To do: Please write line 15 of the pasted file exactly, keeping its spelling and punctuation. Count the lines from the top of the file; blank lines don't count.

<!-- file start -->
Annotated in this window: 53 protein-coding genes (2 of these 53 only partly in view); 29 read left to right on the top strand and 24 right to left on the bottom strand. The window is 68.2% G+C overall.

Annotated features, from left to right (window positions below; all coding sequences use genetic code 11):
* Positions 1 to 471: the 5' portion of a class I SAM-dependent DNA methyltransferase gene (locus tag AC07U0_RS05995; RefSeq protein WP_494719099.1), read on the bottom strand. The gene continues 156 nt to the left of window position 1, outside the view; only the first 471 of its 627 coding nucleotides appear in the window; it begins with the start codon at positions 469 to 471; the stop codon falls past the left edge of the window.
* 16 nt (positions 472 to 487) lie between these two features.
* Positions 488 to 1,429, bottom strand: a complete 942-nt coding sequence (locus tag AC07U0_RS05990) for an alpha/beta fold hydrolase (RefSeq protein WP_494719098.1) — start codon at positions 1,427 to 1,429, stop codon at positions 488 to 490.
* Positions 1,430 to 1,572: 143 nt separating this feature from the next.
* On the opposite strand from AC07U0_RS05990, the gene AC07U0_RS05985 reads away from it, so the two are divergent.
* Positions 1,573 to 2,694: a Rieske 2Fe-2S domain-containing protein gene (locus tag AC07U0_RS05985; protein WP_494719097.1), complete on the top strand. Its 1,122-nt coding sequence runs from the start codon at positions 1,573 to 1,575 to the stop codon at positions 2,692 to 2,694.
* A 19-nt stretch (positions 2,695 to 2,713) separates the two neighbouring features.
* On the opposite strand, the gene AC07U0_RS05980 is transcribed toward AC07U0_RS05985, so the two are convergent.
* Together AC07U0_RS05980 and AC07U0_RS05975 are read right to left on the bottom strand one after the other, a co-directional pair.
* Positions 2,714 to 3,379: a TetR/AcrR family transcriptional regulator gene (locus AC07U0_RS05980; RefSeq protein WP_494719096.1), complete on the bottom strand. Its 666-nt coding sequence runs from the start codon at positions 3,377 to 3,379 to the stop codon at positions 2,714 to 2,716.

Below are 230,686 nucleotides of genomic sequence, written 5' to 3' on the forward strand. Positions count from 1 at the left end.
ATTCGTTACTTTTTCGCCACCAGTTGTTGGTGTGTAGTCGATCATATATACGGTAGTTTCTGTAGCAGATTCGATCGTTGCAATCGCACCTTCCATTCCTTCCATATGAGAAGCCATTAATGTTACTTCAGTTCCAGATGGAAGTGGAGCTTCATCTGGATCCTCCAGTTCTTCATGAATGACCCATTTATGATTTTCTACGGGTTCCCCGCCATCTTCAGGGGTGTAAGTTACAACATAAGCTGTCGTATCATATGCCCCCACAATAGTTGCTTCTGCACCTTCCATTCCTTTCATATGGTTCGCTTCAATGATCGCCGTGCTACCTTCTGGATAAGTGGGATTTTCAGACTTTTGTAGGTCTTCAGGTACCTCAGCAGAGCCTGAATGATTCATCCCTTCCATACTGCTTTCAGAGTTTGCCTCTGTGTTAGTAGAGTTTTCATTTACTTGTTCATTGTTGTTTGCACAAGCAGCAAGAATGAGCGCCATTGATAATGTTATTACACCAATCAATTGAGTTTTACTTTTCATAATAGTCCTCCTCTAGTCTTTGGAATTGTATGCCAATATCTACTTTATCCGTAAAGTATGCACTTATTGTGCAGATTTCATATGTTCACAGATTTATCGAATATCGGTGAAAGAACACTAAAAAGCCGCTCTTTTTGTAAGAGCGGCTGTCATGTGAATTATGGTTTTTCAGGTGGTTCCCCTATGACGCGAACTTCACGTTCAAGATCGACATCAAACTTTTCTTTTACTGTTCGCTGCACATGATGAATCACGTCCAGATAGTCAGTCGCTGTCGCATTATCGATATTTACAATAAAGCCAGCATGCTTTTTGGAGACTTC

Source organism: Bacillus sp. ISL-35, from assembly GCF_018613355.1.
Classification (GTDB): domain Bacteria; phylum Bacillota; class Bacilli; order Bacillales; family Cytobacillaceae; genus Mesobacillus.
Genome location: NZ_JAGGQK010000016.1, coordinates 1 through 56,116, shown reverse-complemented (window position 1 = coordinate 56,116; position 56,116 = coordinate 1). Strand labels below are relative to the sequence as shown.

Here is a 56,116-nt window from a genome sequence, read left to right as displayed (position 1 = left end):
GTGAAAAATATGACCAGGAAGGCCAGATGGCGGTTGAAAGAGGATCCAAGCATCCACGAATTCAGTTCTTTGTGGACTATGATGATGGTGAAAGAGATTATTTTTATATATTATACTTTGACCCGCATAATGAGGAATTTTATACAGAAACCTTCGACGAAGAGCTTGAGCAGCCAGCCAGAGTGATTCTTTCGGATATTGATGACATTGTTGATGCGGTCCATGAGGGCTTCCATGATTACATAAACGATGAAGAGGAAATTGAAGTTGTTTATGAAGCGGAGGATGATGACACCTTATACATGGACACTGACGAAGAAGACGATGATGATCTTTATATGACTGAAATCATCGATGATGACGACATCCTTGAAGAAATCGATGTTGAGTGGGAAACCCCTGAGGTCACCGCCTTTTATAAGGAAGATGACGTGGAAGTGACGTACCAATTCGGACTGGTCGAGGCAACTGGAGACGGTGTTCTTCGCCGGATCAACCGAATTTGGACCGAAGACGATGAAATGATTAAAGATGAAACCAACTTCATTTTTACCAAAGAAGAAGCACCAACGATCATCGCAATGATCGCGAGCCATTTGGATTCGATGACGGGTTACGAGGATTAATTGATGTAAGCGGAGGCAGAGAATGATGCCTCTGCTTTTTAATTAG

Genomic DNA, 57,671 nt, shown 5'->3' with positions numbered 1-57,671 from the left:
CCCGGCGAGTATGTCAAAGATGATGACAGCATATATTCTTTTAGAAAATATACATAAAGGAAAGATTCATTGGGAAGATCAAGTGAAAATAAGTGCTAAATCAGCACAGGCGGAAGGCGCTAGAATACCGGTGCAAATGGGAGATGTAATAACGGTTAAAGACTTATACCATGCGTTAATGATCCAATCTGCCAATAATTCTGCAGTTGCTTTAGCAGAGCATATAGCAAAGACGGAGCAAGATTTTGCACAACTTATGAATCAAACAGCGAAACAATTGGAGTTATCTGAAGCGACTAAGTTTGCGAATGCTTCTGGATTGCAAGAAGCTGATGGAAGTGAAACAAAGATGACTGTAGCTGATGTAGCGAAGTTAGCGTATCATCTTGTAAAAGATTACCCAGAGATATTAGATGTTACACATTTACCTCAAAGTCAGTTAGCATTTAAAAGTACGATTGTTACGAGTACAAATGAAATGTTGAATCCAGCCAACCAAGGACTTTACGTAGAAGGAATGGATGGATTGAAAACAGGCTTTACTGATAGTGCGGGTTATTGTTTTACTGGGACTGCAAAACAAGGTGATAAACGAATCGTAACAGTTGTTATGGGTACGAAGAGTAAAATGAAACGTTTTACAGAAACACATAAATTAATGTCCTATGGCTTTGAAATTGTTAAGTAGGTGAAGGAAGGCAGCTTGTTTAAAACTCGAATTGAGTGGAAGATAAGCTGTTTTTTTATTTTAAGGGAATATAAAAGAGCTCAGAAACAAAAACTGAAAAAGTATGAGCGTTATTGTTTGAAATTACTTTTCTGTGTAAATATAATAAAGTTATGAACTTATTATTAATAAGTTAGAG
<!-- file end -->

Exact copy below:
Source organism: Bacillus sp. ISL-35, from assembly GCF_018613355.1.